When Lonzo Ball signed with the Chicago Bulls in free agency in 2021, it was a chance at a fresh start for the young star guard. He was going to a Bulls squad that was trying to make the leap into the East playoff picture, having already traded for Nikola Vucevic, signed DeMar DeRozan and Alex Caruso, and already had Zach LaVine in town. That quintet was supposed to be the core group that would make them a contender in the East, and in their first year they quickly established a rhythm, jumping out to the best record in the East as the calendar turned to 2022.
However, from there things unraveled, starting with Ball suffering a torn meniscus in January 2022 that has seen several setbacks, requiring multiple surgeries and the expectation that he will miss his second consecutive full season. There are no guarantees Ball can ever come back and play again, and the Bulls will always wonder what could’ve been had he stayed healthy. Since he went down, the Bulls have struggled to find consistency as a team, missing that point guard presence Ball brought on both ends of the floor.
On the latest episode of the From The Point Podcast with Trae Young, Ball opened up a bit about the injury (in the cold open and more fully at the 26:00 mark of the above vide), particularly how he felt bad for the Bulls organization because they’d invested so much in him and built a team he felt was “perfect” for his game to play how he wanted.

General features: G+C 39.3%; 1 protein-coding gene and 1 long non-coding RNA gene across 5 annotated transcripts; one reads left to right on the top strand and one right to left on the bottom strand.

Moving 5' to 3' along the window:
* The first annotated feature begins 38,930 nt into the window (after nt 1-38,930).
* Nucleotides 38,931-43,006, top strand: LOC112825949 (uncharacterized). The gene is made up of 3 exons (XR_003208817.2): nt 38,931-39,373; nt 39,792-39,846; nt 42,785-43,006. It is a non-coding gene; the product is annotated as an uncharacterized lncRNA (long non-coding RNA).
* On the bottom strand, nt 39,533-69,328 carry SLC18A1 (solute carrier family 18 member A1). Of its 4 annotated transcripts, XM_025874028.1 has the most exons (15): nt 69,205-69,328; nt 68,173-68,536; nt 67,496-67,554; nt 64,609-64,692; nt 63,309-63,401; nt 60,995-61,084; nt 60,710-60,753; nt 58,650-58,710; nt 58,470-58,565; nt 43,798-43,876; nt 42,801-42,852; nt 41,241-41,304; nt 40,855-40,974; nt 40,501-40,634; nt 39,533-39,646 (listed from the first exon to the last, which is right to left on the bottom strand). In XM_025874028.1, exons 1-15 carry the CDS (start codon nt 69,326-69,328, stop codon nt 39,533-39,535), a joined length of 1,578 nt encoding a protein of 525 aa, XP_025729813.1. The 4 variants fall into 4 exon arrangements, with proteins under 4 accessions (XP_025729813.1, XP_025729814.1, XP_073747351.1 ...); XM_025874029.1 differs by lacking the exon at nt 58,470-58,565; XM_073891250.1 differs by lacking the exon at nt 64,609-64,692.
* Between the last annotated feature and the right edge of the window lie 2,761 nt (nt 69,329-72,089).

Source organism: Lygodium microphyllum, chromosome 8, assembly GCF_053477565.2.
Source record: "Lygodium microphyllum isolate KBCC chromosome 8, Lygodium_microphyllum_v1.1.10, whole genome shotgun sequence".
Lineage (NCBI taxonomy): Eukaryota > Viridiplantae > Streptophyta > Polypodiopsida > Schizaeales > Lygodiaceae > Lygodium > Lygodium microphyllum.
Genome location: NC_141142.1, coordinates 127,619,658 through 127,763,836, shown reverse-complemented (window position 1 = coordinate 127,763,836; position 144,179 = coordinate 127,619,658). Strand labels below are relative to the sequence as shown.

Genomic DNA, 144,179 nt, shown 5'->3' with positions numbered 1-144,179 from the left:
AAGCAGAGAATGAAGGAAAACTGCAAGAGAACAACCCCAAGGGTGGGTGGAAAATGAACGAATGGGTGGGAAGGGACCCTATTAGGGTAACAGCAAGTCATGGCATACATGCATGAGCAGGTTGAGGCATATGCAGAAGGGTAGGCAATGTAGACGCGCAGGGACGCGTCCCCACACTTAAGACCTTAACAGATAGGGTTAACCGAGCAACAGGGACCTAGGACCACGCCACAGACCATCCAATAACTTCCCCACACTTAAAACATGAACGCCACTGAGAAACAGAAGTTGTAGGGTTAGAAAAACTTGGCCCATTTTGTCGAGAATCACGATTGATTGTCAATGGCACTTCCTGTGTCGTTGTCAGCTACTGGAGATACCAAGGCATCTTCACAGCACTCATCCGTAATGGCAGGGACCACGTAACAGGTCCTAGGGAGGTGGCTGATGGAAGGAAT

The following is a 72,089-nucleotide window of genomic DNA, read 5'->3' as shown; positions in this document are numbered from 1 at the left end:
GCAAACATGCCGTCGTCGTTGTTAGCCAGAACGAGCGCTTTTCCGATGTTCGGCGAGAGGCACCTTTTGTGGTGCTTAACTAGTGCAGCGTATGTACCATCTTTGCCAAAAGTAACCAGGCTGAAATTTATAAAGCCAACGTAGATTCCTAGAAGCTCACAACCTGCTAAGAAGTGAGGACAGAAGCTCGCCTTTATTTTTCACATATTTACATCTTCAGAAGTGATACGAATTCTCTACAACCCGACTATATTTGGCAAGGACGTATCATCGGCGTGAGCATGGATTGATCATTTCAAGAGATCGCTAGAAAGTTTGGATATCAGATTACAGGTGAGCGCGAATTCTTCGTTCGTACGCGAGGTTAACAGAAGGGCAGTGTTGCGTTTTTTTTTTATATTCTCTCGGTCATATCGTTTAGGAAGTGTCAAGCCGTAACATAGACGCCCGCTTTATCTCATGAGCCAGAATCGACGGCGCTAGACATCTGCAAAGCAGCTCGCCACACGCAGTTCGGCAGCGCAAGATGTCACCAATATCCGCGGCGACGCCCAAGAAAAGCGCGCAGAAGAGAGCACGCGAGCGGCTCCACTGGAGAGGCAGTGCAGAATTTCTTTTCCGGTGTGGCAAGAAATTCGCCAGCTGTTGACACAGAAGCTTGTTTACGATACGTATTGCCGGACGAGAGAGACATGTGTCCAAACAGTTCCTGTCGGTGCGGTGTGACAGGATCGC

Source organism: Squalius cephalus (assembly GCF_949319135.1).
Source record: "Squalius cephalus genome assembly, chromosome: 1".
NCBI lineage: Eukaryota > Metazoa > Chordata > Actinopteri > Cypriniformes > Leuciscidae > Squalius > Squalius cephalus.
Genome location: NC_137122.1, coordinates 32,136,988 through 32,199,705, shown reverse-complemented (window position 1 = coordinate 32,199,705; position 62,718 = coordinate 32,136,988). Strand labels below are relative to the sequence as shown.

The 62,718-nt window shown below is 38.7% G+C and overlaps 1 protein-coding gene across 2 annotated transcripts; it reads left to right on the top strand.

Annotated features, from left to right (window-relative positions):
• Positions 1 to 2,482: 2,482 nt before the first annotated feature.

It’s going to be a big ‘What If?’ For me I feel bad just for the GMs, just cause I feel like they made the perfect team around me. That was the most I’ve ever been involved in an organization and I finally got the perfect team that I felt like to fit my game and play my way and just do what I wanted to do. That injury, I’m still going through it right now, but that one messed me up early because I feel like we really had a chance and we never got to see what it was.
You can hear the frustration and disappointment in Ball’s voice as he answers the question, noting that after years of trying to fit into situations that weren’t ideal around him, he was finally presented with an opportunity to play for a team built with him in mind. That early success only makes the “What If?” game worse, and seeing the Bulls fall apart since and never make the playoffs the last two years only adds to Ball’s feeling that his injury derailed the organization’s pathway. Of course, it’s not Ball’s fault, but human nature is hard to shake and you can tell he still feels in some way responsible. Hopefully he can make a return to the court in 2024 and start making up for some lost time in Chicago.